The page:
Sephardim enjoy nothing more than a saucer of ambrosial citrus preserves, chased with a demitasse of strong, black coffee. In the candying process, pink grapefruits turn dark amber in color; white grapefruits become golden.
- 3 large, unblemished white or pink grapefruit (about 3 pounds)
- About 3 pounds sugar
- 3/4 cup water
- 3 tablespoons freshly squeezed lemon juice, strained
Weigh the grapefruit. Weigh out an equal amount of sugar.
Using a vegetable peeler, remove and discard the thin layer of zest. With a fine grater, smooth the surface of the white pith. Place the fruit in a large bowl of water. Soak for 2 hours, then drain.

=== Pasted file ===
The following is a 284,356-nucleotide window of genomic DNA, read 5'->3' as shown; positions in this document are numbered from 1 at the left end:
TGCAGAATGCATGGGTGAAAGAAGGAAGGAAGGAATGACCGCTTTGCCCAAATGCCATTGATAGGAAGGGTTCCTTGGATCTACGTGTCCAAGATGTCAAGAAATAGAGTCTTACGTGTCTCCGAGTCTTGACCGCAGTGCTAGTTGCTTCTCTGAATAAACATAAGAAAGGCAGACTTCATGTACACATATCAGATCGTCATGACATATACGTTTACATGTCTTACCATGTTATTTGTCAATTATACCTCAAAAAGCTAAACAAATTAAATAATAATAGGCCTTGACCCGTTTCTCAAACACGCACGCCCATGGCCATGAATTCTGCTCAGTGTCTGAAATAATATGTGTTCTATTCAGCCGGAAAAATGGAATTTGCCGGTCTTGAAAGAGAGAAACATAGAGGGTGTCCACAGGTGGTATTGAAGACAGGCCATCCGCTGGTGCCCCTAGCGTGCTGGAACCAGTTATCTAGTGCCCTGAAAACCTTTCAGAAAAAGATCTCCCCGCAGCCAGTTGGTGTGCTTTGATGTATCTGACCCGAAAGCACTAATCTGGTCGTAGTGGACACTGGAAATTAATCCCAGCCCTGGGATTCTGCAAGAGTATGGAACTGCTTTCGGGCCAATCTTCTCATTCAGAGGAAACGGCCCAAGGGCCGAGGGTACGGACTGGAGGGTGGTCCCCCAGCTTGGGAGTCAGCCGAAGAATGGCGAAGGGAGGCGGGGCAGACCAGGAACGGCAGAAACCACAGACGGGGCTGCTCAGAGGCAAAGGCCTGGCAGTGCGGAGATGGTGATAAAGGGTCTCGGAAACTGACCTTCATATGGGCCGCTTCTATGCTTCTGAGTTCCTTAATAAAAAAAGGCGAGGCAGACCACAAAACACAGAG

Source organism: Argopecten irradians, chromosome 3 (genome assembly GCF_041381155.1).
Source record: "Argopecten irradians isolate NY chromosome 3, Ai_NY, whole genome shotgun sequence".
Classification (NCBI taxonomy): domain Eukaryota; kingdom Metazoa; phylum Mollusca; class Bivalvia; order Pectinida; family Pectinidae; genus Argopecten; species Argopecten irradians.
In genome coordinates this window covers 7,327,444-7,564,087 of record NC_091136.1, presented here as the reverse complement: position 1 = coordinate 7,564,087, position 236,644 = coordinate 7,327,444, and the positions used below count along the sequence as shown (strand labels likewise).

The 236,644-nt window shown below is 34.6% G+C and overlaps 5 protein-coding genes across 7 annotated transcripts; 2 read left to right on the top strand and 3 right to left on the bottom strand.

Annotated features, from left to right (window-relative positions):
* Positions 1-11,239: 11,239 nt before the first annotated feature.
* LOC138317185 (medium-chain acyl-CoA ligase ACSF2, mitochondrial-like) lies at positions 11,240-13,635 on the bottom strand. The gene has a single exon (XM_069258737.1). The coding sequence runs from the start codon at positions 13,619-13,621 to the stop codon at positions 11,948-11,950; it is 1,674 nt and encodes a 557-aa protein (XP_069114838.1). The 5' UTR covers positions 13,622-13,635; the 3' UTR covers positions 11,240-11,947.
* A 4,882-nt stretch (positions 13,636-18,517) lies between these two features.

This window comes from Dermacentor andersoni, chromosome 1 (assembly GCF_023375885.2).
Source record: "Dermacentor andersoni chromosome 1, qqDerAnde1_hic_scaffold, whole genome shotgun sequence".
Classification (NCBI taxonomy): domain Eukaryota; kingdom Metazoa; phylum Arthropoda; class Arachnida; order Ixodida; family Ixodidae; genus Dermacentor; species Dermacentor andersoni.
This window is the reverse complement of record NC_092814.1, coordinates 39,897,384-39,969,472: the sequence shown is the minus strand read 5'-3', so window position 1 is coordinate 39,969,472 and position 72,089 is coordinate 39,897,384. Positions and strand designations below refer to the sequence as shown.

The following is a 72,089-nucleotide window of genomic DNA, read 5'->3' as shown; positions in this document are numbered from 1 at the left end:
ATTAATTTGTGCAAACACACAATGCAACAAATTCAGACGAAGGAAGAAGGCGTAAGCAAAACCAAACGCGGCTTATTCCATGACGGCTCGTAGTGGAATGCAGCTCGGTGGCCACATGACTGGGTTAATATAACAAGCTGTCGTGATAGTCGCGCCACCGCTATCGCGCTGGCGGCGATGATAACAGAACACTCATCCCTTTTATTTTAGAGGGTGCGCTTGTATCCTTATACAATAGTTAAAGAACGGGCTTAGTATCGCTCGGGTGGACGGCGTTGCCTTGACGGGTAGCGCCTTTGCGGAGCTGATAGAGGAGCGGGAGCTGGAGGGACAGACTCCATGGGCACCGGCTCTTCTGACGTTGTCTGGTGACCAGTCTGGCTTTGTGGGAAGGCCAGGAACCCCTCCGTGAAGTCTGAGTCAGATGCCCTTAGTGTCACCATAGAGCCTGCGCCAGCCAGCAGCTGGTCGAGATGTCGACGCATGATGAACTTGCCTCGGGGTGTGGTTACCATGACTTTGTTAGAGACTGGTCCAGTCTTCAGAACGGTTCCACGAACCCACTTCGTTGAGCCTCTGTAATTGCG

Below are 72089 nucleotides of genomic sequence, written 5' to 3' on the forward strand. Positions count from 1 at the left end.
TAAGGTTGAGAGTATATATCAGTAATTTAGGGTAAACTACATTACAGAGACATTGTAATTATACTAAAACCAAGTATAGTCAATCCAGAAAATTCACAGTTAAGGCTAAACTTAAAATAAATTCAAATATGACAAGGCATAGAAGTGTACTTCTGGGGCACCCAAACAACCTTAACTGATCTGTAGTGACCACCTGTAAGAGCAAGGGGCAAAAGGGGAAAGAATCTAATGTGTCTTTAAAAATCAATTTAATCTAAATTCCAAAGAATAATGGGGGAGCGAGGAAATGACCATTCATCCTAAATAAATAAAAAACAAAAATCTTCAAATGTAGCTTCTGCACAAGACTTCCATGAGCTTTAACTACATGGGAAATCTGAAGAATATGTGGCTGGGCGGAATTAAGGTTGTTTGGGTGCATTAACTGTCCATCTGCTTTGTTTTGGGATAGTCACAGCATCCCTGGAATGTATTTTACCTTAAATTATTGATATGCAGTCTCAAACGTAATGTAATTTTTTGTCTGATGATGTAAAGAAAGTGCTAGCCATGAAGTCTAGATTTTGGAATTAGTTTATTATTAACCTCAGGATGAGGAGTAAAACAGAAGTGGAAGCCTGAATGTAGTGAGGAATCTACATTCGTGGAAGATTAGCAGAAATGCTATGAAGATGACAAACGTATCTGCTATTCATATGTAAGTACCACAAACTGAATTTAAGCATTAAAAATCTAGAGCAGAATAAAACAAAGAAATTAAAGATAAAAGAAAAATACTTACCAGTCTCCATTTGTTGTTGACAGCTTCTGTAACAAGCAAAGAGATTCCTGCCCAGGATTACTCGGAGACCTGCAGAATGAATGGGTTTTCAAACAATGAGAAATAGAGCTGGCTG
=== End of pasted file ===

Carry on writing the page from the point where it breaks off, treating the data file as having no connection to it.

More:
In a large saucepan filled with boiling water, boil the fruit for 10 to 12 minutes. Drain and repeat the process. Drain again and allow to cool. With a sharp knife, quarter the grapefruit. Carefully slice away and discard most of the pulp, leaving about 1/4 inch of fruit along the rind.
In a large nonreactive pan over low heat, dissolve the weighed sugar, 3/4 cup water, and lemon juice, stirring occasionally until all grittiness disappears, 15 to 20 minutes. Do not let the mixture boil. Skim off the foam. Using a sharp knife, pierce each rind in several places. Continue cooking, turning the rinds every 15 minutes, until they turn translucent and acquire a deep orange color and the syrup turns light amber. This could take up to 2 hours.
With a slotted spoon, transfer the rinds to a 2-quart glass jar. Pour the warm syrup into the jar through a fine-meshed sieve to remove any trace of foam. Seal and store at room temperature for up to 6 months. Serve the wedges of candied grapefruit in a decorative bowl.